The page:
The year 2020 will be remembered throughout history as the year of the global pandemic. Who would have imagined 10 months ago that we would have 320,000 COVID deaths in America, 1.7 million deaths from this virus worldwide. And what about the economic fall out that has impacted the lives of millions and millions, from lost jobs to lost businesses to a tenuous future. Every day we watch the 24/7 news cycle and see a society filled with confusion and confused priorities. Not only disease and death. Corruption. Greed. Violence. Hatred. Divisiveness. Fear. Anxiety. The future surely seems uncertain, and yet, every generation has faced similar darkness.
In many ways, our world is not so different from the world into which Mary and Joseph welcomed the newborn Jesus. Last night Pres. Faith and I watched the movie The Nativity Story. It’s a beautiful rendition of the first Christmas which portrays the harsh reality into which Jesus was born 2000 years ago. In the opening scene, Herod’s soldiers are racing through Bethlehem with orders to kill all the children two years old or under. Unprepared villagers have no defense as soldiers go from house to house with swords drawn and mothers screaming. What horror and evil, and yet, we can look on the internet and find similar atrocities around the world.
In another scene, Herod’s soldiers enter the village of Nazareth to collect taxes for the Romans and for themselves. When one family can’t pay their taxes, the soldiers brutally take their daughter and say that she will pay their taxes by becoming a slave. There’s little the villagers can do. Yes, they could try to revolt against this injustice but the Romans mercilessly crucified rebels and quickly squelched any rebellion.
Jesus was born in a world under oppression, where half of the Roman empire were slaves. He lived in a simple village on the edge of poverty. With an infant child, Joseph and Mary fled to Egypt as refugees. The life of a first century Jew was surely one of uncertainty, poverty, confusion, anxiety and fear, much greater than even our own today.
This may not seem like a great way to begin a Christmas sermon because too many have turned Christmas into toys and presents and children’s wonder. Too many focus Christmas on family gatherings together and shared fellowship, even if COVID will limit. Christmas, however, should be about God’s shocking intervention in a dark and hopeless world. His coming, His Incarnation changed the world for all those who choose to follow Him! Christmas is all about “Good News of Great Joy” that a newborn Savior brings into the world!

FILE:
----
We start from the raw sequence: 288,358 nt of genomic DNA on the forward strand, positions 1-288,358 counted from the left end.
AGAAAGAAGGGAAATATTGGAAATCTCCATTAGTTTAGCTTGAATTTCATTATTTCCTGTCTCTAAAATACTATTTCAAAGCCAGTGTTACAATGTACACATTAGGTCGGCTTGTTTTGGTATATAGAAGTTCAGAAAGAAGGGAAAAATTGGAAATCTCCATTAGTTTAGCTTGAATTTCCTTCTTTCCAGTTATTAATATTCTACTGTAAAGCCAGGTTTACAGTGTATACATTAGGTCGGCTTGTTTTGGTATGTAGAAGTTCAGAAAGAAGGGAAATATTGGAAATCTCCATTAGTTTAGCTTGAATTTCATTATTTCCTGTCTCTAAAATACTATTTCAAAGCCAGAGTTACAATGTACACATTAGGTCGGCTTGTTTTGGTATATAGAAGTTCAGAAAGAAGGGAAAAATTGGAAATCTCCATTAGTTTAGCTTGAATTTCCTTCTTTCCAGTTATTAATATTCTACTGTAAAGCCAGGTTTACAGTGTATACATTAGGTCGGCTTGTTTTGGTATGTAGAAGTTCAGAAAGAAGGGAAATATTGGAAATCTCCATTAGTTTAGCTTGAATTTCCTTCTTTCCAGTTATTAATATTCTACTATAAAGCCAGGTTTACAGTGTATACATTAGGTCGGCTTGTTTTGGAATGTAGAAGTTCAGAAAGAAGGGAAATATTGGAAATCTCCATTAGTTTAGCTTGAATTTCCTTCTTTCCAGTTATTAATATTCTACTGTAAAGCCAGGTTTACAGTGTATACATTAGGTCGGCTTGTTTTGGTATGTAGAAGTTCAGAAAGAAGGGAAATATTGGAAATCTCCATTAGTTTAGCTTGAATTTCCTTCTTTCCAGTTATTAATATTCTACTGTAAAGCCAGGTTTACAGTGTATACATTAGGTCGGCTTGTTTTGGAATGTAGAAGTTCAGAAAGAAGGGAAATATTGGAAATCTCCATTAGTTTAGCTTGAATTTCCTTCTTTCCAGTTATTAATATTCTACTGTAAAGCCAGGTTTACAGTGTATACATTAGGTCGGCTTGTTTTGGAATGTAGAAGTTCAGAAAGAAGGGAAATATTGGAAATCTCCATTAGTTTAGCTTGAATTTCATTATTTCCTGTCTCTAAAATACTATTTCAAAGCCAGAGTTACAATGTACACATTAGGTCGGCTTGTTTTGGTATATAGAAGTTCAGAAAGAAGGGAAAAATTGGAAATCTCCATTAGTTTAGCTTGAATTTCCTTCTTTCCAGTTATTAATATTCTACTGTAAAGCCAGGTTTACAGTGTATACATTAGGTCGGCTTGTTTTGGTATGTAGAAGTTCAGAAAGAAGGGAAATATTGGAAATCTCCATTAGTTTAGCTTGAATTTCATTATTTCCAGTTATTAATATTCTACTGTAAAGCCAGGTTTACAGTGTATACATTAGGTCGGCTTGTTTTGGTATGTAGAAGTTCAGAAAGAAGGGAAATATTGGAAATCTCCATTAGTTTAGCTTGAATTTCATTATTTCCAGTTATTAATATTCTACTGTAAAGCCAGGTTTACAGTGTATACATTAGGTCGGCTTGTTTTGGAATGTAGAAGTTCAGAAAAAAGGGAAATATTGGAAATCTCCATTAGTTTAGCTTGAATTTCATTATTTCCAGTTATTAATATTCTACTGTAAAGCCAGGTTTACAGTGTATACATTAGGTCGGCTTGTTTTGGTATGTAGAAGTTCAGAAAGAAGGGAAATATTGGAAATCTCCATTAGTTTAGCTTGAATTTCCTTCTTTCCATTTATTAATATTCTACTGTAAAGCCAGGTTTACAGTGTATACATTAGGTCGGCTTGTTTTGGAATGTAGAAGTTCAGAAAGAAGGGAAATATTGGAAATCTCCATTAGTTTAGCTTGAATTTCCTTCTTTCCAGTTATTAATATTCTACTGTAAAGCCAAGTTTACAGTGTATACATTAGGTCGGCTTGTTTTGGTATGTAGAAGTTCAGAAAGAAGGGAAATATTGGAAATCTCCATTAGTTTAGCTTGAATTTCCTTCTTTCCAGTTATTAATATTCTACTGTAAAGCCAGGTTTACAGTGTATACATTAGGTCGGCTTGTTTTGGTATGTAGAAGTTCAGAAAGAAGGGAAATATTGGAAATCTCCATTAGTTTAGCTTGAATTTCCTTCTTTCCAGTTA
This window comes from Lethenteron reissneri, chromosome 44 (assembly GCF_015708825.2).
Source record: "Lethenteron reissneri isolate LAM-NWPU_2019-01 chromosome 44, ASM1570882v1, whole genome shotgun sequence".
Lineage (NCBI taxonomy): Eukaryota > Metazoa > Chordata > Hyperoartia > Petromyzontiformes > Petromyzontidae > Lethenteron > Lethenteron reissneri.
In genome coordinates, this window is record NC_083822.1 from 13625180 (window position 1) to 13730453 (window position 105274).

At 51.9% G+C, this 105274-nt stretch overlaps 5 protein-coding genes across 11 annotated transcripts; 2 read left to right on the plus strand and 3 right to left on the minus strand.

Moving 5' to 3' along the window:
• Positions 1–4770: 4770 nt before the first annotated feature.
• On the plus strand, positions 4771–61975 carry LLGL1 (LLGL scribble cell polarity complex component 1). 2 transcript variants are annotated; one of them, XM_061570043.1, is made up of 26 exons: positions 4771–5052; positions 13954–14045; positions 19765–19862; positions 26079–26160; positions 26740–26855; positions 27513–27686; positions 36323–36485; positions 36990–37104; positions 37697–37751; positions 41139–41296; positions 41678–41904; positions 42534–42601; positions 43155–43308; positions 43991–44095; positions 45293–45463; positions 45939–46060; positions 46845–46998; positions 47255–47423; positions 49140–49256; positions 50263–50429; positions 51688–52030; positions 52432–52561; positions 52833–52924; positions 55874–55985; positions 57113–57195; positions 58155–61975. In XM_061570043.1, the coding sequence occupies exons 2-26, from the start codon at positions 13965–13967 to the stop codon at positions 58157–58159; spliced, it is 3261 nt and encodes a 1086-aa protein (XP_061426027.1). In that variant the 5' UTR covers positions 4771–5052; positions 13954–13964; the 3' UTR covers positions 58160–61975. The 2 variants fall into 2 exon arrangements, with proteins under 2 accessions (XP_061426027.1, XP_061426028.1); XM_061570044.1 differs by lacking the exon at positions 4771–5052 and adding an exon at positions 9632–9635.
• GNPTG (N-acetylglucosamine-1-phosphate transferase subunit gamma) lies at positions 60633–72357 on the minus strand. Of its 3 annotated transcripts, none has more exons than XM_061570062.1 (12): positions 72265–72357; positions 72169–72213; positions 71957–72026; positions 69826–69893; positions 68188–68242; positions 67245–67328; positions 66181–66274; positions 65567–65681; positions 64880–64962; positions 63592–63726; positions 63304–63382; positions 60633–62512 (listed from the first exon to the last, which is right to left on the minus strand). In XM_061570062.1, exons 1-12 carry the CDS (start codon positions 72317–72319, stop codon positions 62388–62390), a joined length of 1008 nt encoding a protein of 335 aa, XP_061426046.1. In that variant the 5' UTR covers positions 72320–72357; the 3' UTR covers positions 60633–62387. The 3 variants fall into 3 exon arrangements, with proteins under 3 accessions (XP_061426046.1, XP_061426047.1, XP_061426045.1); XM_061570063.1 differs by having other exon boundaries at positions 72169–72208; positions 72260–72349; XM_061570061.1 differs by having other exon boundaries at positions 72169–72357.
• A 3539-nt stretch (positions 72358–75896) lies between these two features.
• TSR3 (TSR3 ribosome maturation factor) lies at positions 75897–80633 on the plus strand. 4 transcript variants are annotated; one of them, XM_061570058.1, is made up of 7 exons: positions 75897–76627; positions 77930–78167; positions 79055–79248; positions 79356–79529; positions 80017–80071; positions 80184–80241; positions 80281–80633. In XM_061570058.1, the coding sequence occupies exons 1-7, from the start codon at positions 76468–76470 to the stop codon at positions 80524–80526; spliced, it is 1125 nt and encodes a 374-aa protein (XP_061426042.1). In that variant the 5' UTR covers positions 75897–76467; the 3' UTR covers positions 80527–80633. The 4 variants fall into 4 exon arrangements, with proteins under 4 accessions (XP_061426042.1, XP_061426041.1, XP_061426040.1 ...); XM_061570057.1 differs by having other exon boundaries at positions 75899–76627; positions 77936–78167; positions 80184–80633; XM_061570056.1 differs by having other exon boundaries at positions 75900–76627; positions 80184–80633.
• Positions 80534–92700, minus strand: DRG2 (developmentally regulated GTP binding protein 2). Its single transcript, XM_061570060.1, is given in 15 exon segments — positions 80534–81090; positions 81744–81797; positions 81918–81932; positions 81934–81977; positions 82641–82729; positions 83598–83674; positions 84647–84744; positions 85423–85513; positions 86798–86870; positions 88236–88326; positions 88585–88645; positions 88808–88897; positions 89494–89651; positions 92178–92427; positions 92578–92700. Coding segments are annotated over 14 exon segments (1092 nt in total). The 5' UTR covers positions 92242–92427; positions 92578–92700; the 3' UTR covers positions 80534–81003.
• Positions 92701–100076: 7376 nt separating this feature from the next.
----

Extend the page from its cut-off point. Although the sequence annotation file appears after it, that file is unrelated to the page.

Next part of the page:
Precisely because of this, it’s OK to begin a sermon by confronting the harsh reality in which we find ourselves today. For the Christmas Story isn’t simply a cute little make-believe fairy tale about Santa and gifts, but it is the astonishing, earth-shattering event in history that has a profound and concrete message for the crisis we face today.
Within that gloomy darkness and uncertainty of this pandemic and all the injustice we see in the world, the angels come to the shepherds crying out, “Do not be afraid, for behold, I bring you GOOD NEWS OF GREAT JOY which will be for all people. For there is born for you this day a Savior, who is Christ the Lord… Glory to God in the highest and on earth peace and good will towards all!”
The Jews waited for centuries for the coming of their Messiah. They waited under great oppression and terrible injustice. They waited in poverty and hunger. They waited in confusion and extreme fear. They waited for centuries, yet they never lost hope! God promised a Messiah, the Christ, the Anointed One to come and usher in the reign of a new kingdom. So, they waited in faith and with hope despite the world’s darkness.
The event of Christmas heralded good news to all who waited. As St. Paul explained in today’s Epistle reading, “When the fullness of time had come, God sent forth His Son, born of a woman, born under the law, to redeem those who were under that law, that we may receive adoption as His children!” The fullness of time had come, and God decisively acted by inviting us to become His children!